deck review: Winged Enchantment Oracle
The Winged Enchantment Oracle by Lisa Hunt and Lesley Morrison is, according to the blurb , “inspired by the majesty and mythos of birds great and small, The Winged Enchantment Oracle invites us to spread our wings as we venture on our own soul journeys.”
QUALITY & PRESENTATION
The deck has 39 cards plus an illustrated black and white guidebook with accompanying messages for each of the cards. The cards are a large, coming in at 3.5″ by 5.75″, but that's not too far away from standard for oracle decks. Get a good grip on it and shuffling goes smoothly, a credit to their matte finish.
The card stock is a bit thin, so I worry about wear, but a bit of care can go a long way so that can also be managed. The back of the cards are fully reversible blackbird feathers in dark purple with a central piece in gold. Simple and gorgeous.
The imagery in the cards is visually striking, composed primarily of shape-shifting hybrids of people and birds. The best part about these cards is that for a lot of them you can’t tell in which direction the shift is going: bird to human or human to bird (who remembers the Animorphs books?)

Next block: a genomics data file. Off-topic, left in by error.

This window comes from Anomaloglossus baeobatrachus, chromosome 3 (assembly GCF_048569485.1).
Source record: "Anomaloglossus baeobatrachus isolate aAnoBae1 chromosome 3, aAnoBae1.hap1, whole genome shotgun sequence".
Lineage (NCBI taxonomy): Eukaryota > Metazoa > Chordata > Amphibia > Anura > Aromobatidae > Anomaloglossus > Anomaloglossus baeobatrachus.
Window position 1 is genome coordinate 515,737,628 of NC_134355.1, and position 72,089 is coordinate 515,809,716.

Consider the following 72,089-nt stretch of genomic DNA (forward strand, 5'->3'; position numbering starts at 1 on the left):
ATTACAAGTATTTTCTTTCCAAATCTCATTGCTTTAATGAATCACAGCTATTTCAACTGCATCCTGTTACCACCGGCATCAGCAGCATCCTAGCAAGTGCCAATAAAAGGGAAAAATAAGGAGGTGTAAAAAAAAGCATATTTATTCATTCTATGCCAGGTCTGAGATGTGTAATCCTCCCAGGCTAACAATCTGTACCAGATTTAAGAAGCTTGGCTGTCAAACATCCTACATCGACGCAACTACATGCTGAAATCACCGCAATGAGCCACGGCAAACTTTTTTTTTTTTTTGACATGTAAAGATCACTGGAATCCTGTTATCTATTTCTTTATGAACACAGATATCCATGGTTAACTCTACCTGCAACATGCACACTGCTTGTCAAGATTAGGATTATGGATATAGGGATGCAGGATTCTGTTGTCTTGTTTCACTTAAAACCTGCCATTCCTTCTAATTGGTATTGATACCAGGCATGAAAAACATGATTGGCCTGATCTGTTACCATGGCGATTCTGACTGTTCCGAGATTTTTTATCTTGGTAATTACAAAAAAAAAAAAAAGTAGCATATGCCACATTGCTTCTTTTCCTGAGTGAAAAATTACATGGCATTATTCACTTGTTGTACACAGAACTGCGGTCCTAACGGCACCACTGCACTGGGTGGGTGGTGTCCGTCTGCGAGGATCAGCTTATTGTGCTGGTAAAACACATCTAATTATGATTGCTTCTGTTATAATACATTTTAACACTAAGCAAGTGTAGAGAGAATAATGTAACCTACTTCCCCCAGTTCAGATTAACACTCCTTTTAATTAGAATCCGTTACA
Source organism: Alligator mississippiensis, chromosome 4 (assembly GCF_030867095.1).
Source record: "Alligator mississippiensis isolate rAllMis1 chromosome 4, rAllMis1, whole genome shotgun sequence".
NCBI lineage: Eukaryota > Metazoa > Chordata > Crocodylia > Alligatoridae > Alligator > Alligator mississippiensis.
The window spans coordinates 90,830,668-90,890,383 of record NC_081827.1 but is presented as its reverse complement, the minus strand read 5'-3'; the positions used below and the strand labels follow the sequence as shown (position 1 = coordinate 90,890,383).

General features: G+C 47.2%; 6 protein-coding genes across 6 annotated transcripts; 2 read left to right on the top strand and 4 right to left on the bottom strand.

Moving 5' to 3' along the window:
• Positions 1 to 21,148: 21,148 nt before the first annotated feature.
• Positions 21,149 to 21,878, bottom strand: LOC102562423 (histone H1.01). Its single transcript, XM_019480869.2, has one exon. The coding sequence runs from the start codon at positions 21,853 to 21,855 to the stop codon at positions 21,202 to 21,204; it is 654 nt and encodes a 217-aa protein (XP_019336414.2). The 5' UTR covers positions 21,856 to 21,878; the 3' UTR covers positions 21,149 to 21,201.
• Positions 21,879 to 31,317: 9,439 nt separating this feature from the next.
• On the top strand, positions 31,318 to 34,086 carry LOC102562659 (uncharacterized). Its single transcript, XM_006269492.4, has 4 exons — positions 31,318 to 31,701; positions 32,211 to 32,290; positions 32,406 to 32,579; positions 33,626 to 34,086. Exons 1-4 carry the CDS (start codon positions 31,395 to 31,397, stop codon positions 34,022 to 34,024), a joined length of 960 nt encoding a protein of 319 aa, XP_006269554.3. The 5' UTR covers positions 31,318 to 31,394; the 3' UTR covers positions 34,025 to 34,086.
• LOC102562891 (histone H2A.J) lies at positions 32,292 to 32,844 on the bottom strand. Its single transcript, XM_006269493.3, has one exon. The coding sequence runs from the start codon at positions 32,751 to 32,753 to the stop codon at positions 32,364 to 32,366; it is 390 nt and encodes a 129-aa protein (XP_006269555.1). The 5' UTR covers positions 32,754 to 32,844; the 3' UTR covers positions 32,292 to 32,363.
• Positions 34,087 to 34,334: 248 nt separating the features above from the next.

The deck's art is easily queered- though it's not so much gender fluidity as it is ambiguity. I suppose its hard to get hung up on gender when everyone is part-bird! I also like that there’s age variance, cards featuring both youthful and elderly beings.
There is some racial diversity. Though it can feel a bit tokenizing, especially with cards like ‘Crane’ with an Eastern Asian presenting person and ‘Eagle’ for the Indigenous American presenting person. That's messy. I'm not convinced that cards like ‘Hummingbird’ above which include a person of color in a non-tokenizing fashion redeem the deck on the matter. No full marks for inclusivity.
WORKING WITH THE DECK
There is a lot going on in the art- so much rich symbolism. I found it overwhelming at first but with some practice and some time in stillness with the cards it became easier and easier to find the message in the cards even without consulting the guidebook. Speaking of the guidebook, it’s in the first person for the most part… i.e., the corresponding bird in the card’s message always starts with: “I am Turkey…” which I found a bit eye-roll inducing. If you can get past that, or not even be bothered by, the rest of the message is apt and insightful. They even include a four line affirmation to meditate on.
The Winged Enchantment oracle works very well with specific questions which makes it a great one to use in spreads. Despite its flight-bound visual subjects, it has depth and groundedness. It doesn't offer a direct solution but it leaves you with something to think about. Creatives and dreamers will love using this deck.
If you’re the more down to earth, practical type it might be harder to mesh energies with. I'd still recommend giving it a try if the imagery draws you in; it might be just the kind of energy you need in your life. I’d recommend this to anyone who is looking for a functional oracle deck that has tarot style reading potential.